Initial Reaction: Video Review - ATOMIC BLONDE

While The Emoji Movie was the bigger release of this past weekend the movie I was (obviously) more excited for was Atomic Blonde. The film, which stars Charlize Theron, James McAvoy, Sofia Boutella, and John Goodman clearly has a more than solid cast and when you pair them with John Wick co-director David Leitch for what has been advertised as a balls to the wall action extravaganza set to eighties music it would seem difficult to go wrong in any kind of way. While I covered this extensively in my review, the short version is that the action gets top marks while the movie tries to do too much narratively and gets too bogged down in story for its own good. That said, it seemed audiences weren't as attracted to a project with such credentials anyway as Atomic Blonde was expected to at least hit the $20 million mark, but after delivering only $18.5 million I imagine the fledgling STX Entertainment was rather disappointed. It was clear the distributor made a big push with this one as the marketing campaign was huge so to see the film come in only $4 million above what the original John Wick did on its debut weekend three years ago with a price tag of $10 million less is undoubtedly disheartening. The film also received a "B" CinemaScore (which isn't great by CinemaScore standards) and played to an audience that was 51% male vs. 49% female, of which 38% were under the age of 25. All of that taken into consideration, Atomic Blonde still has the majority of overseas territories to open in including in the UK, France, and Germany later in August. So far the film has earned almost $6 million abroad for a worldwide total of $24 million, but this still feels like a film that could very much break-out overseas if the stars align. It will be interesting to see how the movie plays over the next few weeks as I expect Dark Tower to go down in flames this weekend with nothing else in the way of action-centric releases until (maybe) The Hitman's Bodyguard and Logan Lucky on August 18th. Could this R-rated actioner benefit from coming out on the heels of Wonder Woman and lead to an eventual win? Only time will tell, but while I wasn't a huge fan of the final product I'd like to see more films featuring Theron's Lorraine Broughton and so I'm hoping this one pulls off enough profit to warrant future films. As always, be sure to follow the official Initial Reaction YouTube channel as well as on Facebook, Instagram, and Twitter where you can find a new review (or reviews) each week!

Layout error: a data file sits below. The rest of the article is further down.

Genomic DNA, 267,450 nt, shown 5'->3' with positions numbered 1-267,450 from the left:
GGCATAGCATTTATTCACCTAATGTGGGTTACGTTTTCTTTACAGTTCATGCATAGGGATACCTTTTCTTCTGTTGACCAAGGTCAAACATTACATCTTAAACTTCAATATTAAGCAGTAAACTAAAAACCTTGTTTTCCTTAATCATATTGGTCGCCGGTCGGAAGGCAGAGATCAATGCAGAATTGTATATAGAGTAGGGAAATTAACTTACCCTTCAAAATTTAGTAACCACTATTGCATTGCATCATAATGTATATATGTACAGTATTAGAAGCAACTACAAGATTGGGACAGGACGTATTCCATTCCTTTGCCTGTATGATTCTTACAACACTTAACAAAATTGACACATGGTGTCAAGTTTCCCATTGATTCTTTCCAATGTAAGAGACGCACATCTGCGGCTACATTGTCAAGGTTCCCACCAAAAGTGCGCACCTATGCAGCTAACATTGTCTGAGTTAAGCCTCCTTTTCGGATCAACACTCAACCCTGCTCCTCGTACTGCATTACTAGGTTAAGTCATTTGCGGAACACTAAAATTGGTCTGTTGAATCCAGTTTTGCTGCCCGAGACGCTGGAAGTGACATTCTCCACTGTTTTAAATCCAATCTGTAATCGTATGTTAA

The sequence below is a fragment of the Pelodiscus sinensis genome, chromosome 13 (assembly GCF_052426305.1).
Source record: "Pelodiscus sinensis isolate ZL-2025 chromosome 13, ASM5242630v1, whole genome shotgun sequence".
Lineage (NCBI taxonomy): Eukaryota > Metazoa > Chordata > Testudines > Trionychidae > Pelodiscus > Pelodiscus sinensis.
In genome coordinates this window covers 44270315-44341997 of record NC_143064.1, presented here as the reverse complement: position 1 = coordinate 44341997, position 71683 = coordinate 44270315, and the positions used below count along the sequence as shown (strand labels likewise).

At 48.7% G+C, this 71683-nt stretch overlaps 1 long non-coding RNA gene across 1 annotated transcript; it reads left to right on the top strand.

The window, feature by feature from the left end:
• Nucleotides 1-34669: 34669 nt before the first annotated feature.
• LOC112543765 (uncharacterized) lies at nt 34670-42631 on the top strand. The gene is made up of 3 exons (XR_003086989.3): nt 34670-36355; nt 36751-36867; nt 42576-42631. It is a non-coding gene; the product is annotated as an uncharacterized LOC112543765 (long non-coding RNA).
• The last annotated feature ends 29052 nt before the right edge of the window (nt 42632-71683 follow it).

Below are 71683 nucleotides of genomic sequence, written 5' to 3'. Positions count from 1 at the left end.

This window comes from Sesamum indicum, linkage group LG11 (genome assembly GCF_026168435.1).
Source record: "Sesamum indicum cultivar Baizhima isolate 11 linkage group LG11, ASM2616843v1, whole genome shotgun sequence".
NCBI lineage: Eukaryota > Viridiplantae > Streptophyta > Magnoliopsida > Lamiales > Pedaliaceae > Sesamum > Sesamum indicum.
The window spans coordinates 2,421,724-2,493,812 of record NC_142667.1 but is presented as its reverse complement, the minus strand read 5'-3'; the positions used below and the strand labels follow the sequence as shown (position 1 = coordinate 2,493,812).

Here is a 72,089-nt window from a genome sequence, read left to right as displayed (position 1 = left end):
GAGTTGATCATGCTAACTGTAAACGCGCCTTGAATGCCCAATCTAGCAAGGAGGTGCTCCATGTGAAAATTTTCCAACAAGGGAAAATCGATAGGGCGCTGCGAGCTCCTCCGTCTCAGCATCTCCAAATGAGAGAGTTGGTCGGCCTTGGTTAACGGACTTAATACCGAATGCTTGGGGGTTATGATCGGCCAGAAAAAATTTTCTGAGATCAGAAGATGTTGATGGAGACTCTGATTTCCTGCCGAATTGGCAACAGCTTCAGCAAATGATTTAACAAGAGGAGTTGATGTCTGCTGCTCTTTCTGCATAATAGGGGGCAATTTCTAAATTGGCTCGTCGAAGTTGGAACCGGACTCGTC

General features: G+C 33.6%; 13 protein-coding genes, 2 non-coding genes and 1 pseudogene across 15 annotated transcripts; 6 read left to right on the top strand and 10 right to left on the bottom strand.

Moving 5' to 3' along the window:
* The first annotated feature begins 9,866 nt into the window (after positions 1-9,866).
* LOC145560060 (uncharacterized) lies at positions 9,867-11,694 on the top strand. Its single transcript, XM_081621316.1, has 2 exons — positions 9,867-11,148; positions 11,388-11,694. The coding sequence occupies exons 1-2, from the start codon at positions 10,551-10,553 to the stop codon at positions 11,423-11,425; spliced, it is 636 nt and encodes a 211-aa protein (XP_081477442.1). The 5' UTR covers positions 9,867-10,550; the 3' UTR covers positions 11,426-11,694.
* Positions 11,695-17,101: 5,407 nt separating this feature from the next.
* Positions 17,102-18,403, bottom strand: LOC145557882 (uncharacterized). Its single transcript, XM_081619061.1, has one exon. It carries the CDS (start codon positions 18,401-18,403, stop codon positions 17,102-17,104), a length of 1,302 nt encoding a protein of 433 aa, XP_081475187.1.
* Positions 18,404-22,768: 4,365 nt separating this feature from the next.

First Trailer for CALL ME BY YOUR NAME